Textbook Myth On International Law

DOIhttp://doi.org/10.1111/j.1468-2230.1940.tb00780.x
Publication Date01 Apr 1941
AuthorW. Friedmann
TEXTBOOK
MYTH
ON
INTERNATIONAL LAW
299
TEXTBOOK MYTH
ON
INTERNATIONAL
LAW
In June, 1940, when France capitulated, Norway and the
Low
Countries
had been overrun, Neutrality became a word of terror and awe, and the
invocation of
a
rule of International Law would provoke pity, contempt
or despair, the Whewell Professor of International
Law
completed the new
edition of the second volume (Disputes, War and Neutrality) of the leading
textbook on International Law, which a predecessor of his had written in
happier times. This is certainly an act of courage and faith. No doubt
many international lawyers will go further and praise the publication of
this new edition amidst the tempests of the present war as a demonstration
of the unshakable firmness and superiority of the rule of law in international
relations, which the assaults
of
lawless criminals, even if they comprise
a
number of powerful states, cannot destroy. Among these, probably,
will
be
the learned author of the observation recently made that the talk about
failure of International Law was much
to
be deprecated, for
if
there were
no International Law, the “Columbus,” for example, would have been
sunk by British warships inside territorial waters. Professor Lauterpacht
introduces
his
new edition with the following preface
“The present volume goes to press in June, ~gqo-at
a
time
of
an
anxious phase of a war whose outcome is bound to influence decisively the
substance and the structure of International Law in the coming generation.
In the meantime, the exposition of the existing law must disregard the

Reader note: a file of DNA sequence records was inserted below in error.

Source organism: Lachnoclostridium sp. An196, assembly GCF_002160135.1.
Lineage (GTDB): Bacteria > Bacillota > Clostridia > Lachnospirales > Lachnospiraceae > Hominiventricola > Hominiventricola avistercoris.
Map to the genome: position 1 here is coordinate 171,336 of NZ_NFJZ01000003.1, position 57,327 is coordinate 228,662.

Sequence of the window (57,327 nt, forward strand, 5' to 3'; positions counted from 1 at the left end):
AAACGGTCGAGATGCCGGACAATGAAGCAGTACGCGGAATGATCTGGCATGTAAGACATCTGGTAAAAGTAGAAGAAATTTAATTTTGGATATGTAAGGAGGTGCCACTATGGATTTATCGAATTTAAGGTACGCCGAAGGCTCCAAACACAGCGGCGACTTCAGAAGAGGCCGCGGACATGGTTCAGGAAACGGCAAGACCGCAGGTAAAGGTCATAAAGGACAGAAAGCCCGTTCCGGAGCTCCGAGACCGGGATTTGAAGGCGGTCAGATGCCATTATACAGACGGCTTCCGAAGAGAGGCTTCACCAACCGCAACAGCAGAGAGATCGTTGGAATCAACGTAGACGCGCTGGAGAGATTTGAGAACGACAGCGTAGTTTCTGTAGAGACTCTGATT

possibility or the prospects of
its
changes in the future or the facts of its
violations in the past.”
In these few words lies the key for the attitude of mind which made the
publication of such a book at such a time possible. They contain three
major assumptions, each of them presented as a fact, without even the
hint of
a
doubt-
First,
that
changes in the present international law of war, neutrality
and disputes are a matter of future possibilities or prospects.
Second, that violations in the past have been nothing more than
violations, leaving the validity of the old law quite unaffected.
Third, that there
is
an “existing” law.
By taking all these assumptions for granted, the Whewell Professor
could proceed to re-edit a book of some
720
pages, which to many must
appear as an account of recent history rather than of present law.
The whole structure and
substance
of the book the distinguished editor
has
left untouched. Out of about
500
chapters,
28
are either added or
largely rewritten. But we should at once make a distinction. The great
majority of these chapters concern technical points raised by new develop-
ments, or events of the present war such
as
the Altmark incident, and are
based
on the assumption that the principles of the law are not affected.
Such questions as “recognition of the right of enemy subjects to rebellion.”
or “defensively armed merchant vessels” or “attacks on enemy civil air-
craft,” or the Altmark case are questions of detail, highly important a; long
as the fundamental structure stands, but entirely irrelevant
if
this is no
longer the
case.
Perhaps only four of the new chapters attempt to gauge de-
velopments and changes of more fundamental importance
:
those on sanc-
tions in the theory and practice of the League
;
on modem developments in

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